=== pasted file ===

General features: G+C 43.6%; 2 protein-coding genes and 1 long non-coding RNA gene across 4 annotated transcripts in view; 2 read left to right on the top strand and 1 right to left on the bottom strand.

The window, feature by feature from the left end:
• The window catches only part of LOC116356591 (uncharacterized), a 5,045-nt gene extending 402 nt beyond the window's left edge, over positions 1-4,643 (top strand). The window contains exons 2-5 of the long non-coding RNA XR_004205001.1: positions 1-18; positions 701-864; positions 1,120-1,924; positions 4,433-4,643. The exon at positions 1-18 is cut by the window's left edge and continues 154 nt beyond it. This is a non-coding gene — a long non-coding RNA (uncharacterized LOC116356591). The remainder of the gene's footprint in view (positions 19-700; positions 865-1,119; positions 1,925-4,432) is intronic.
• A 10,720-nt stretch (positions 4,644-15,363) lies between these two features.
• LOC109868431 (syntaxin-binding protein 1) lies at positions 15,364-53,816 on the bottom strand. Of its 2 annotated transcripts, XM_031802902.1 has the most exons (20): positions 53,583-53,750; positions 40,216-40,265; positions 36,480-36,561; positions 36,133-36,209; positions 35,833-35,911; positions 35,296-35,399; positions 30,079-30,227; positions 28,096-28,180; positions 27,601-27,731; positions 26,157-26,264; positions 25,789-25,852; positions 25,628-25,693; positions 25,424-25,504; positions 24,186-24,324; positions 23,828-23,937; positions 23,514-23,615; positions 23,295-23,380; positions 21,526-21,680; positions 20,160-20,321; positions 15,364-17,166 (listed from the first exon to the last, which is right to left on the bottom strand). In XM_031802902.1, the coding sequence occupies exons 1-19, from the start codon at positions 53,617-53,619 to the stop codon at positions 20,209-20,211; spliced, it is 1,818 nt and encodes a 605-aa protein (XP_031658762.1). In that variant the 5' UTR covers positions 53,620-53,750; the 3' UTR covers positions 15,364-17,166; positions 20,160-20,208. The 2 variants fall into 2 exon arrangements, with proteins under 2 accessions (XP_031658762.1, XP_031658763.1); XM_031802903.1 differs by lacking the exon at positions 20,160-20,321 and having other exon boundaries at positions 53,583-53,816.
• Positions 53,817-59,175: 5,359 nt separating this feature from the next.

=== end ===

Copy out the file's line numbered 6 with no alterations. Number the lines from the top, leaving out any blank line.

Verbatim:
• Positions 53,817-59,175: 5,359 nt separating this feature from the next.